In chess, the pawn structure (sometimes known as the pawn skeleton) is the configuration of pawns on the chessboard. Since pawns are the least mobile of the chess pieces, the pawn structure is relatively static and thus largely determines the strategic nature of the position.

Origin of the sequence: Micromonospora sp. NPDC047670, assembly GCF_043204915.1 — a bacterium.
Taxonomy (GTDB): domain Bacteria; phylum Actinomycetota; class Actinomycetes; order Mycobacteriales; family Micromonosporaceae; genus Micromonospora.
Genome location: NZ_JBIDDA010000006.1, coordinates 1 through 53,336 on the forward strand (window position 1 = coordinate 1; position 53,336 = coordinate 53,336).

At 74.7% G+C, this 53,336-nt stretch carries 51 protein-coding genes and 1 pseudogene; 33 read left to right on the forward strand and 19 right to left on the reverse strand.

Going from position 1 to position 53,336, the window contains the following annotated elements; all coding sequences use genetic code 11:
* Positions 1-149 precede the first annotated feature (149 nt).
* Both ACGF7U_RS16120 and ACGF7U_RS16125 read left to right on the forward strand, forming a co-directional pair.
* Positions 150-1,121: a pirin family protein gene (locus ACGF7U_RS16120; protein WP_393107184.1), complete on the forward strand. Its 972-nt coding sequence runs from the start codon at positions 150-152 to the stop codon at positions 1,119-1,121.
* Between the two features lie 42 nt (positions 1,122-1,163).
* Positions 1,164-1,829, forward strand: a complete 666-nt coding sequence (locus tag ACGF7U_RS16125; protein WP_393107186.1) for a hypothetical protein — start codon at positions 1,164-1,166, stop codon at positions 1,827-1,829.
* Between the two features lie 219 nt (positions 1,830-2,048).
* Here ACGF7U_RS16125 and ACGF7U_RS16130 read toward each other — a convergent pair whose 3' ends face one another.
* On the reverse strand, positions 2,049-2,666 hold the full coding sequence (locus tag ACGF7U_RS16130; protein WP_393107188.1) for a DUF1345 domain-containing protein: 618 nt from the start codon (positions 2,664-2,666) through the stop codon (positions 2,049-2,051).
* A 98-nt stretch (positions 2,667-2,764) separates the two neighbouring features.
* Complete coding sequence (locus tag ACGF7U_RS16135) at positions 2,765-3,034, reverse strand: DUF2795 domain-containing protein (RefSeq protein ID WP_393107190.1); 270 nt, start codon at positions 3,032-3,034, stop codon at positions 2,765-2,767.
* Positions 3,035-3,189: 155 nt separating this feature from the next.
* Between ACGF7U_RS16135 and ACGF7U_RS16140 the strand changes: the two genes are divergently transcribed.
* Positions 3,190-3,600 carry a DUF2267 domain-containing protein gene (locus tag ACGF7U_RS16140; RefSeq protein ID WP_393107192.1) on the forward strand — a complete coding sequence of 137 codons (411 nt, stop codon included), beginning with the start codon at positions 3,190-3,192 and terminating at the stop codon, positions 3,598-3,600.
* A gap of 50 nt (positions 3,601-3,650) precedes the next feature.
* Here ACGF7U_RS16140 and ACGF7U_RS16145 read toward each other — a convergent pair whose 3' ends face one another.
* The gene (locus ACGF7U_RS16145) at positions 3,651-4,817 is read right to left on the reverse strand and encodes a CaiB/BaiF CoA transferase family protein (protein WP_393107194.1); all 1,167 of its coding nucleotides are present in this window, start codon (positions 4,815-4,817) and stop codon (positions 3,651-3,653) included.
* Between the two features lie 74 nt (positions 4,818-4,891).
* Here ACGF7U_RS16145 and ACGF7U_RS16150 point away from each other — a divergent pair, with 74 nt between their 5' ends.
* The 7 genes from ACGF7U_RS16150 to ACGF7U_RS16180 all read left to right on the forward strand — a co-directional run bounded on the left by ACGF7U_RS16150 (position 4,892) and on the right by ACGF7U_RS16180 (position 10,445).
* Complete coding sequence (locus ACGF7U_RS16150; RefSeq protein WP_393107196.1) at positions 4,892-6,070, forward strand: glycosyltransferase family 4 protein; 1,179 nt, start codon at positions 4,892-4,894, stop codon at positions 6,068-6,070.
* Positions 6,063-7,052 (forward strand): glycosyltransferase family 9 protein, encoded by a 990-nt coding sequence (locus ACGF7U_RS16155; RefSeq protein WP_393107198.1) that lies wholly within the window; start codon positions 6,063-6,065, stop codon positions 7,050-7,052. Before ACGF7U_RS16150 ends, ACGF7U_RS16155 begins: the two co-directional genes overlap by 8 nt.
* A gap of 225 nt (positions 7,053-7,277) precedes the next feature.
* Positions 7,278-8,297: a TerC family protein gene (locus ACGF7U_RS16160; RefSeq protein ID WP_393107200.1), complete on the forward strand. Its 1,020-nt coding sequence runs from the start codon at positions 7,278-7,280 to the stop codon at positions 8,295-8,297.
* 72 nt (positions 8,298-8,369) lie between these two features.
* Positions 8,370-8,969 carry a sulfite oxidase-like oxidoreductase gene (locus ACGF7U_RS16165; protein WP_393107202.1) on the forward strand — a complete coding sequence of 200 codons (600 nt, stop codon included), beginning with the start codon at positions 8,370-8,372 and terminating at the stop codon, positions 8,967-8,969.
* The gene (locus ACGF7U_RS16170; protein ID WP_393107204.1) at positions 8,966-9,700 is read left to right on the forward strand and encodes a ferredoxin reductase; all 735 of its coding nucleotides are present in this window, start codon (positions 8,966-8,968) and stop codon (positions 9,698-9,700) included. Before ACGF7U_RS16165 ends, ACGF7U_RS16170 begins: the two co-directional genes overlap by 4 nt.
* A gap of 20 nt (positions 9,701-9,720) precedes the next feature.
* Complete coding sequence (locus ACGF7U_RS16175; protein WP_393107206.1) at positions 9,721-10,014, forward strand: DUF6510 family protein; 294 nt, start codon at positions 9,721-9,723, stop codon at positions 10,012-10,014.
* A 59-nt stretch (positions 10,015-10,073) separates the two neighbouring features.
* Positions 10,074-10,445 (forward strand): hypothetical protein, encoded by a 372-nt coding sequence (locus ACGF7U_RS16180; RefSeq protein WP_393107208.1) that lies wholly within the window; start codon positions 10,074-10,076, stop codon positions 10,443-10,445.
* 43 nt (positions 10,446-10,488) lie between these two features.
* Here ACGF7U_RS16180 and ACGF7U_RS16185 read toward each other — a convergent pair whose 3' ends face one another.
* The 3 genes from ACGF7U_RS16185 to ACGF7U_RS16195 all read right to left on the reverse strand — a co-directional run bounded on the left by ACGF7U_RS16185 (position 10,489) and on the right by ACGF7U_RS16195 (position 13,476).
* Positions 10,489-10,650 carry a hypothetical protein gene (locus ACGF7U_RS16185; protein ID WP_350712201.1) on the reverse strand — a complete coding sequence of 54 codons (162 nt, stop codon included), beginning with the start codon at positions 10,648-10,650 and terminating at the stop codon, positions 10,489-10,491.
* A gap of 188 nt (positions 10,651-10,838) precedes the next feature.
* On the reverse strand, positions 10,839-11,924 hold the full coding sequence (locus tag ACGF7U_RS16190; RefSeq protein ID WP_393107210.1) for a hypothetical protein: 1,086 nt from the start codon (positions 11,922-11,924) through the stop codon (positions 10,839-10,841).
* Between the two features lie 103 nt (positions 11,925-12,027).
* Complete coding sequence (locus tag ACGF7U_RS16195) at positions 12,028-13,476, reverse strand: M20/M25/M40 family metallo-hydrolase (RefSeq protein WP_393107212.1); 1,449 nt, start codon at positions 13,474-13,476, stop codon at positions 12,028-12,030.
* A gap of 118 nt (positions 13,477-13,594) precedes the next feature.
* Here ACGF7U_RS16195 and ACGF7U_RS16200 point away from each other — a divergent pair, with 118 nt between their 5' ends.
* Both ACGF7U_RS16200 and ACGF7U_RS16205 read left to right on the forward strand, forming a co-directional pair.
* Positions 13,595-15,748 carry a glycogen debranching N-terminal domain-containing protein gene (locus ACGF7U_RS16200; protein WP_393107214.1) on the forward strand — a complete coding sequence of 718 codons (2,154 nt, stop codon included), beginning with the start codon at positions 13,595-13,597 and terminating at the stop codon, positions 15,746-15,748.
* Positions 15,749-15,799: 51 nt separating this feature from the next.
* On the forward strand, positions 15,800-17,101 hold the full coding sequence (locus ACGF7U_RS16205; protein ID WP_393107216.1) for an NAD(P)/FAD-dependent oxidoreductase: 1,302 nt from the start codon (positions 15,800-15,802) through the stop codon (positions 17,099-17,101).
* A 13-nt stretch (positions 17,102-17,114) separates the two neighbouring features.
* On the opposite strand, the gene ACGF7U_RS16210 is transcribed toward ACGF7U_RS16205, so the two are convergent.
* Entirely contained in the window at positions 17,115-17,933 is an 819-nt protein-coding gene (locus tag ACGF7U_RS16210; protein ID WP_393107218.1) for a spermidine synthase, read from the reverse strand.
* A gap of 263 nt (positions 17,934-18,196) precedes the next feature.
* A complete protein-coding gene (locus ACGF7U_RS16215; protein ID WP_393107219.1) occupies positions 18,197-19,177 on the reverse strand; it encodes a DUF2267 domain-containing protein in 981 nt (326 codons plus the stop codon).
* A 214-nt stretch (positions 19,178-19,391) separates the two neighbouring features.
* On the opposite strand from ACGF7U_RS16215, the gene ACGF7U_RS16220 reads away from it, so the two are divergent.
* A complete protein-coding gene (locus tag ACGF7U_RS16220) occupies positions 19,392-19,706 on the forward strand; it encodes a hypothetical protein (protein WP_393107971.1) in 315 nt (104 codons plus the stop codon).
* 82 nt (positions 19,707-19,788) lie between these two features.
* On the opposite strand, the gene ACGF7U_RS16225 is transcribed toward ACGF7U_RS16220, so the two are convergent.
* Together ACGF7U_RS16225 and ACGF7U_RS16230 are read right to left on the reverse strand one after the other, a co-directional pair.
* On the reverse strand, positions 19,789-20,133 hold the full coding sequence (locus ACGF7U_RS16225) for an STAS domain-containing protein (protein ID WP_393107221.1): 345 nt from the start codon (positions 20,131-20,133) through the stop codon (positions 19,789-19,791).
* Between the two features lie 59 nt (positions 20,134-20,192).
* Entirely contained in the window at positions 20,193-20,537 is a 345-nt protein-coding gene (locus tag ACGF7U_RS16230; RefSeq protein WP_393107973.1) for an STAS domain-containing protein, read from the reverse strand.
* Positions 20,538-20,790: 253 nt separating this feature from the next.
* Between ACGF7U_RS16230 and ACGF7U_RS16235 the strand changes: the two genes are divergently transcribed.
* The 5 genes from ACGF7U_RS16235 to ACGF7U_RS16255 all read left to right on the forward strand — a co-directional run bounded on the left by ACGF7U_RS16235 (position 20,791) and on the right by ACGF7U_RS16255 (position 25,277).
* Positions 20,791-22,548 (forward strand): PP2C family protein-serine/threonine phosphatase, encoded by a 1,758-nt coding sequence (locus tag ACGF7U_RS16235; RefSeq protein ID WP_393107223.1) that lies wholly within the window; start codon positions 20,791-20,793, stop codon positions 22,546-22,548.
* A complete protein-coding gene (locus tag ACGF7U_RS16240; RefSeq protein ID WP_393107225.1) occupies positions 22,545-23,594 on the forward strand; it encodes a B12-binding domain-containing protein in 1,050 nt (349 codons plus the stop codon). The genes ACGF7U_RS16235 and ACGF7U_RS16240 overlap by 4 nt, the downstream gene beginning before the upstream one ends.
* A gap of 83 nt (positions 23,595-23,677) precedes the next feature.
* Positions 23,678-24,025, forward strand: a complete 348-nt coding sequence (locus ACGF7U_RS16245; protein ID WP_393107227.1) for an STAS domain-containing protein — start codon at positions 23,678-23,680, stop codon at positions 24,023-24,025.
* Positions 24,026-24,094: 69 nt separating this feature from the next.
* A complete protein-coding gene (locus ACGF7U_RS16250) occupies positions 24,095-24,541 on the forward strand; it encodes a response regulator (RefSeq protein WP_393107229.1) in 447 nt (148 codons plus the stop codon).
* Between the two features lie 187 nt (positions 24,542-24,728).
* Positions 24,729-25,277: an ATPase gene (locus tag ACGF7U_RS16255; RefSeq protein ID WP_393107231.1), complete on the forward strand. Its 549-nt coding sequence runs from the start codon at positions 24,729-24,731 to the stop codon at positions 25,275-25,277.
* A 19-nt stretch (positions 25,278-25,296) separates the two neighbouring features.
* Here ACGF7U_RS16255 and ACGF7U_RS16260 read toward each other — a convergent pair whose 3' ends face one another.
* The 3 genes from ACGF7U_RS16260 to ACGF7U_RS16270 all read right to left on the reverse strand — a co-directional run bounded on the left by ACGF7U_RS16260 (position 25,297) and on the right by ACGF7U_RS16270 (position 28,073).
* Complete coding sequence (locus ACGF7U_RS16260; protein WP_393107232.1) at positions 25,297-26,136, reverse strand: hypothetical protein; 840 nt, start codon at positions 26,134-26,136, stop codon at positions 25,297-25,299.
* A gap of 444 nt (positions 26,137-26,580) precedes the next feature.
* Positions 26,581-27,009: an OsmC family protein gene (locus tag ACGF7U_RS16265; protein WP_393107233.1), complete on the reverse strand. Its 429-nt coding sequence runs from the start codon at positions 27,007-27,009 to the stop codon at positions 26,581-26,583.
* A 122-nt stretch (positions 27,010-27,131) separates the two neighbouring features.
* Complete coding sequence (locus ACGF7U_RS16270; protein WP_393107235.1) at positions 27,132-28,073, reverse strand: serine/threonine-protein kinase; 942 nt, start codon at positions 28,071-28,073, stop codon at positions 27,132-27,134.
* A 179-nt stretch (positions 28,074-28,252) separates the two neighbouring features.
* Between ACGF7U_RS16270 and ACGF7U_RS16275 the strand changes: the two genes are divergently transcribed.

Weaknesses in the pawn structure, such as isolated, doubled or backward pawns and holes, once created, are usually permanent. Care must therefore be taken to avoid them (but there are exceptions — for instance see Boleslavsky hole below). In the absence of these structural weaknesses, it is not possible to classify a pawn formation as good or bad — much depends on the positions of the pieces. However, the pawn formation does determine the overall strategies of the players to a large extent, even if arising from unrelated openings. Pawn formations symmetrical about a vertical line (such as the e5 Chain and the d5 Chain) can be deceptively similar, but they tend to have entirely different characteristics because of the propensity of the kings to castle on the kingside. Pawn structures often transpose into one another, such as the Isolani into the Hanging Pawns and vice versa. Such transpositions must be considered carefully and often mark shifts in game strategy. Andrew Soltis, in his book Pawn Structure Chess, classifies the major pawn formations into 16 categories, discussed below. It is to be noted that for a formation to fall into a particular category, it need not have a pawn position identical to the corresponding diagram, but only close enough that the character of the game and the major themes are unchanged. It is typically the center pawns whose position influences the nature of the game the most. Structures with mutually attacking pawns are said to have tension. They are ordinarily unstable and tend to transpose into a stable formation with a pawn push or exchange. Play often revolves around making the transposition happen under favorable circumstances. For instance, in the Queen's Gambit Declined, Black waits until White develops the king's bishop to make the d5xc4 capture, transposing to the Slav formation (see below). Openings: Primary: Caro-Kann. Other: French, Scandinavian, QGD. Character: Slow-paced game. Themes for White: Outpost on e5, kingside space advantage, d4-d5 break, possibility of queenside majority in the endgame (typically after the exchange of White's d pawn for Black's c pawn). Themes for Black: Weakness of the d4 pawn, c6-c5 and e6-e5 breaks. The latter break is usually preferable, but harder for Black to achieve. Openings: Primary: Slav. Other: Catalan, Grunfeld, Colle system (with colors reversed). Character: Slow-paced game. Themes for White: Pressure on the c file, weakness of Black's c pawn (either after Black's b7-b5 or after d4-d5xc6 in response to e6-e5), the d4-d5 break. Themes for Black: e6-e5 and c6-c5 breaks. Openings: Primary: Sicilian (Najdorf, Richter-Rauzer and Sozin variations), Sicilian Scheveningen, and several other Sicilian variations. Character: Complex, dynamic, sharp middlegame. Themes for White: Pressure on the d file, space advantage, e4-e5 break (often prepared with f2-f4), f2-f4-f5 push, g2-g4-g5 blitz (see Keres attack). Themes for Black: Pressure on the c file, minority attack (and counterplay in general) on the queenside, pressure on White's pawn on e4 or e5, d6-d5 break, e6-e5 transposing into the Boleslavsky hole (see below). It is often unwise for White to exchange a piece on c6 allowing the recapture bxc6, because the phalanx of Black's center pawns becomes very strong. Openings: Primary: Sicilian Dragon. Other: English Opening (with colours reversed). Character: Either a razor sharp middlegame with opposite side castling or a moderately sharp game with same side castling. The Sicilian Dragon requires a high level of opening memorization to play properly. This is especially true when it comes to the Yugoslav Attack in which White plays the moves Be3, f3, Qd2 and 0-0-0. Other variations are: The Classical Dragon where White plays Be2 and 0-0; The Tal attack is defined by Bc4 and 0-0, and the Fianchetto Defense where White plays g3, Bg2 and 0-0. These less common variations lead to less tactical positions, with a potentially technical endgame. Themes for White: Outpost on d5, kingside attack (either f2-f4-f5 with kingside castling or h2-h4-h5) with queenside castling, weakness of Black's queenside minority (of pawns) in the endgame. Themes for Black: Pressure on the long diagonal, queenside counterplay, exploiting White's often overextended kingside pawns in the endgame. Openings: Primary: Sicilian. Character: Semi-open game. Themes for White: Nd4-c2-e3, Fianchettoing one or both Bishops, the Maróczy hop (Nc3-d5 followed by e4xd5 with terrific pressure on the e-file), kingside attack, c4-c5 and e4-e5 breaks. Themes for Black: b7-b5 break, f7-f5 break (especially with a fianchettoed King bishop), d6-d5 break (prepared with e7-e6). The Maróczy bind, named after Géza Maróczy, has a fearsome reputation. Chess masters once believed that allowing the bind as Black always gave White a significant advantage. Indeed, if Black does not quickly make a pawn break, his pieces will suffocate to death. Conversely, the formation takes time to set up and limits the activity of White's light-squared bishop, which can buy Black some breathing room to accomplish this break. Openings: Primary: English Opening (symmetrical), Sicilian. Character: Closed, Semi-open game. The Hedgehog is a formation similar to the Maróczy bind, and shares the strategic ideas with that formation. Openings: Primary: Sicilian Najdorf, Classical, Sveshnikov, Kalashnikov. Other: Sicilian O'Kelly (2... a6). Character: Open, dynamic game. Themes for White: taking control the d5 hole, exploiting the backward d6 pawn, f2-f4 break. Themes for Black: d6-d5 break, queenside minority attack, the c4 square. It is a paradoxical idea that Black can strive for equality by voluntarily creating a hole on d5. The entire game revolves around control of the d5 square. Black must play very carefully or White will place a knight on d5 and obtain a commanding positional advantage. Black almost always equalizes, and might even obtain a slight edge, if the d6-d5 break can be made. Black has two options for his queen bishop: on e6 and on b7 (after a7-a6 and b7-b5). Unusually for an open formation, bishops become inferior to knights because of the overarching importance of d5: White will often exchange Bg5xf6, and Black usually prefers to give up his queen bishop rather than a knight in exchange for a white knight if it gets to d5. When white castles queenside, Black often delays castling because his king is quite safe in the center. Openings: Primary: King's Indian. Other – Benoni, Ruy Lopez (Spanish). Character: Closed game with opposite side activity. Themes for White: Massive queenside space advantage, c2-c4-c5 break (optionally prepared with b2-b4), prophylaxis with g2-g4 (after f2-f3), f2-f4 break. Themes for Black: kingside attack, f7-f5 break, g7-g5-g4 break (after f2-f3), c7-c6 break, prophylaxis with c6-c5 or c7-c5 transposing to a Full Benoni formation. The chain arises from a variety of openings but most commonly in the heavily analyzed King's Indian Classical variation. The theme is a race for a breakthrough on opposite flanks – Black must try to whip up a kingside attack before White's heavy pieces penetrate with devastating effect on the c file. The position was thought to strongly favour White until a seminal game (Taimanov-Najdorf 1953) where Black introduced the maneuver Rf8-f7, Bg7-f8, Rf7-g7. When the chain arises in the Ruy Lopez, play is much slower with tempo being of little value and featuring piece maneuvering by both sides, Black focusing on the c7-c6 break and White often trying to play on the kingside with the f2-f4 break. Openings: Primary: French. Character: Closed/semi-open but sharp game. Themes for White: kingside mating attack, f2-f4-f5 break. Themes for Black: Exchanging the hemmed-in QB, c7-c5 and f7-f6 breaks. Due to White's kingside space advantage and development advantage, Black must generate counterplay or be mated. Novices often lose to the sparkling Greek gift sacrifice. Attacking the head of the pawn chain with f7-f6 is seen as frequently as attacking its base, because it is harder for white to defend the head of the chain than in the d5 chain. In response to exf6, Black accepts a backward e6 pawn in exchange for freeing his position (the b8-h2 diagonal and the semi-open f-file) and the possibility of a further e6-e5 break. If White exchanges with d4xc5 it is called the Wedge formation. White gets an outpost on d4 and the possibility of exploiting the dark squares while Black gets an overextended e5 pawn to work on. Openings: Primary: King's Indian, Old Indian (colors reversed), Ruy Lopez. Other: Ruy Lopez (colors reversed). The notation in the rest of this section refers to the colors reversed version. Character: Semi-open game. Themes for White: d6 weakness, c4-c5 push, a3-f8 diagonal, queenside pawn storm. Themes for Black: d4 weakness, a1-h8 diagonal, f4 square, kingside attack, trading pieces for a superior endgame. The Rauzer formation is named after Rauzer who introduced it in the Ruy Lopez. It can also rarely occur in the Ruy Lopez with colors reversed. It is considered to give Black excellent chances because d6 is much less of a hole than White's d4. If the black king's bishop is fianchettoed it is common to see it undeveloped to f8 to control the vital c5 and d6 squares, or remove White's dark-squared bishop, the guardian of the hole. The Rauzer formation is often misjudged by beginners. In the position on the left, White appears to have a development lead while Black's position appears to be riddled with holes. In reality, it is Black who stands clearly better, because White has no real way to improve his position while Black can improve by exploiting the d4 square (see complete game on Java (Applet) board). Openings: Primary: King's Indian. Other: English, Pirc, Ruy Lopez. Character: Semi-open game, slow buildup. Themes for White: exploitation of d6 weakness, e4-e5 and c4-c5 breaks, minority attack with b2-b4-b5. Themes for Black: attacking the e4 and c4 pawns, d6-d5 and f7-f5 breaks, queenside play with a7-a5-a4. The wall is yet another structure that leaves Black with a d-pawn weakness, but prevents White from taking control of the center and gives Black active piece play and an opportunity to play on either side of the board. Openings: Primary: Queen's Gambit. Other: French. Character: Open game. Themes for White: d4-d5 break, sacrifice of the isolani, outpost on e5, kingside attack. Themes for Black: Blockading the isolani, trading pieces for a favorable endgame. The isolani leads to lively play revolving around the d5 square. If Black can clamp down on the pawn, her positional strengths and threat of exchanges give her the advantage. If not, the threat of the d4-d5 break is ever present, and the isolani can sometimes be sacrificed to unleash the potential of White's pieces, enabling White to whip up a whirlwind attack. Kasparov is famous for the speculative d4-d5 sacrifice. Openings: Primary: Queen's Gambit Declined. Other: Queen's Indian Defense. Character: Open game. Themes for White: Line opening advance in the center, kingside attack. Themes for Black: Forcing a pawn advance and blockading the pair, conversion to isolani. Like the isolani, the hanging pawns are a structural weakness and must not be entered into unless the piece position offers some compensation. The play revolves around Black trying to force one of the pawns to advance. If Black can establish a permanent blockade the game is positionally won. On the other hand, White aims to keep the pawns hanging, trying to generate a kingside attack leveraging off of their superior center control. Other themes for White include tactical possibilities and line opening breaks in the center. Openings: Primary: Queen's Gambit Declined. Other: Caro-Kann (colors reversed). Character: Semi-open game. Themes for White: Minority attack, e3-e4 break. Themes for Black: e4 outpost, kingside attack. Openings: Primary: Queen's Gambit Declined, Caro-Kann. Other: Alekhine Defense, QGD Tarrasch Defense (colors reversed). Character: Semi-open, dynamic game. Themes for White: Exploiting the dark squares, queenside majority in the endgame, with an advanced pawn. Themes for Black: e4 outpost, kingside attack, White's overextended pawn, e6-e5 and b7-b5 breaks. Openings: Primary: Dutch Defense. Other: Colle system, English. Character: Closed game, uncomplicated strategy. Themes: Exchanging the bad bishop, e4/e5 outposts, breaks on the c and g files. Players must carefully consider how to recapture on the e4/e5 square, since it alters the symmetric pawn formation and creates strategic subtleties. This structure also appears in one of Botvinnik's treatments of the English. Adding the typical White fianchetto of the king's bishop to this structure provides significant pressure along the long diagonal, and usually prepares the f2-f4-f5 break. Openings: Primary: Closed Sicilian, Closed English (colors reversed). Character: Closed, complicated position. Themes for White: kingside pawn storm, c2-c3 and d3-d4 break. Themes for Black: queenside pawn storm, a1-h8 diagonal